Travel industry groups have joined together to fight what is
becoming a biennial event nationwide: proposed taxes on travel services.
As of last week, Connecticut, Utah and Nebraska had all
proposed taxing travel services, moves panned by ASTA and the Travel Technology
Association (Travel Tech), the trade group for OTAs, GDSs, metasearch sites,
travel management companies and short-term rental platforms.
Eben Peck, executive vice president of advocacy for ASTA,
said the Society expected the proposed taxes to pop up. It’s an odd-numbered
year, which is when many states introduce budgets spanning two years, many of
which call for new taxes.
Peck said ASTA believes all of the budgets with proposed travel
services taxes have been introduced, but it’s always possible that some more will
crop up. Of the three, the most in need of urgent attention was Utah, where the
legislature was attempting to finalize a budget before it adjourns on March 14.
However, the vote on Utah’s tax reform plan was postponed. Peck said the sales tax
expansion was moved to a task force; it could be heard before a special session
of the legislature around June.
Nebraska and Connecticut, on the other hand, will not
adjourn until June, giving ASTA and its members more time to argue against the
Brian Hollien, president of Morris Murdock Travel in Salt
Lake City, has been actively opposing Utah’s proposal, which would levy a 3.1%
tax on “amounts paid or charged for services,” according to language
in the bill. He testified before the state’s House of Representatives, and
Morris Murdock employees have spent recent days meeting with legislators.
Hollien said agencies in Utah are up against the clock in this particular
“We’ve had so little time to reach out to
representatives and senators,” he said. “Most of them haven’t even
read the bill.”
ASTA’s main arguments against the proposed taxes are that
advisors already pay income taxes on their revenue. Agents are also different
from other service providers subject to the proposed tax as their competition
is both inside and outside the state, and taxing travel services in Utah would
disadvantage agencies there vis-a-vis their out-of-state counterparts who don’t
have similar increased costs and administrative work.
ASTA has set up online “grassroots portals” where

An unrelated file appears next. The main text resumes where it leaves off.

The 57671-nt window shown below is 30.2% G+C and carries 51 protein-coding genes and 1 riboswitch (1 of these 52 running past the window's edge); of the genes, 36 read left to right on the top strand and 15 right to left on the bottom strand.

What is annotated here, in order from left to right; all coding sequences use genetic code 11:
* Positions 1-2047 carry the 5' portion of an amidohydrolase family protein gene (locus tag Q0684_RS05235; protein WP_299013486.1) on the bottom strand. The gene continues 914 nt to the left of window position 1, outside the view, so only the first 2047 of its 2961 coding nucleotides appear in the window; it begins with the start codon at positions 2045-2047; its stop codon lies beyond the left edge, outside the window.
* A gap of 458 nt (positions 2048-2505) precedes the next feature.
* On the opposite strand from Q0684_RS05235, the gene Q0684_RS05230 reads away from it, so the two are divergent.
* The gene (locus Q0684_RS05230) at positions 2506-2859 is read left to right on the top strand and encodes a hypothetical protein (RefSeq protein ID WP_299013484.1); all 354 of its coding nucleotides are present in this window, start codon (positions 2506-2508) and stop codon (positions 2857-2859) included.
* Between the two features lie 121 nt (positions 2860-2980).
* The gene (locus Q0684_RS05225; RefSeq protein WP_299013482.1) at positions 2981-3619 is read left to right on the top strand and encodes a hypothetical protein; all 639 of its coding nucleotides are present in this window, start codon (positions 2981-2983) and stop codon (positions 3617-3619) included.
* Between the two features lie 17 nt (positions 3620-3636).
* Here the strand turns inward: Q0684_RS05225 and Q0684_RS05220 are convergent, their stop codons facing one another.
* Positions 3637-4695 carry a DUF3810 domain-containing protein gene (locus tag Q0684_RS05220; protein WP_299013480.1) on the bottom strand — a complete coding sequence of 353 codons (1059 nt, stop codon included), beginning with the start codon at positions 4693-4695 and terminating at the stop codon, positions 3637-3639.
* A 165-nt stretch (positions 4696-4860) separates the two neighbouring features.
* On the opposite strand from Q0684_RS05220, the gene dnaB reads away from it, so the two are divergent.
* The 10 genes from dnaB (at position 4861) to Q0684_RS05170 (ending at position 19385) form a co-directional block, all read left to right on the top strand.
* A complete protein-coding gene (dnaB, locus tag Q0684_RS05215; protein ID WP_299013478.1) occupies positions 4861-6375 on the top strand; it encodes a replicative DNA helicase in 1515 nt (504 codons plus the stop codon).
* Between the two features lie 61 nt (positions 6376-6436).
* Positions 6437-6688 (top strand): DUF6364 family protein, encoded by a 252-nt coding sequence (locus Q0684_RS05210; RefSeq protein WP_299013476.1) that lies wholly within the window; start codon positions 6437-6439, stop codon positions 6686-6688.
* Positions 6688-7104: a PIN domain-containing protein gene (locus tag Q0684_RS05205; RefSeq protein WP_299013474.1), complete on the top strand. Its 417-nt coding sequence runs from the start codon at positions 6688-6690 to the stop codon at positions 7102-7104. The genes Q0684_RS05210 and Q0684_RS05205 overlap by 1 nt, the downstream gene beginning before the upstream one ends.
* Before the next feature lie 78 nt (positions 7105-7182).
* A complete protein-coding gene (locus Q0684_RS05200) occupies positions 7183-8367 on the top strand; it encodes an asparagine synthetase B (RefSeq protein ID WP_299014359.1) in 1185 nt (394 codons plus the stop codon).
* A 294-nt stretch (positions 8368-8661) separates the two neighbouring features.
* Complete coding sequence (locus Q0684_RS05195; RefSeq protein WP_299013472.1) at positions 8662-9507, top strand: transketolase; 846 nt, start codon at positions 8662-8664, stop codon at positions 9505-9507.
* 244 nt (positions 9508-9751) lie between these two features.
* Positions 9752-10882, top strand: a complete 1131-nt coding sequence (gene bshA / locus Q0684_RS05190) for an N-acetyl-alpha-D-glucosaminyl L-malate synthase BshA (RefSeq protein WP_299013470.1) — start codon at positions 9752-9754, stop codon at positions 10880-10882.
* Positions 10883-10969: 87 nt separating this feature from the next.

residents of the states with proposed taxes can send emails to legislators or
get phone scripts. Peck said response has been good.
Travel Tech is fighting the proposals, too, in addition to
other tax legislation that specifically affect its members, such as proposed
taxes on short-term rentals.
First, president Steve Shur said, the association educates
itself about what the legislature is hoping to accomplish. Then, Travel Tech
works with lobbyists to demonstrate what harmful policies would look like if
passed and what the effect would be on the tourism economy and consumers.
ASTA and Travel Tech partner on issues that affect members
of both groups. The groups share information and resources, Shur said, and meet
with legislators jointly.
“We’re happy to work closely with [ASTA], arm-in-arm,
against these discriminatory taxes, which I think are just short-sighted by the
states,” he said.
In addition to state-level tax issues, the two groups have
also cooperated on national issues such as the recent FAA Reauthorization Bill.
“It’s intelligence-sharing,” Peck said. “Some
of these fights are so urgent that you need to get as many stakeholders engaged
as possible. It’s kind of a strength in numbers thing.”
Only time will tell if ASTA and Travel Tech will win their
fight against the recent spurt of proposed taxes, but the track record is good —
the Society has knocked down every proposal in recent years, Peck said — and
the toolkit to oppose taxes is already in place.
“We’ve won these fights in multiple states,” Peck
said. “If ASTA wasn’t here, you’d have to be re-creating the wheel in
state after state.”
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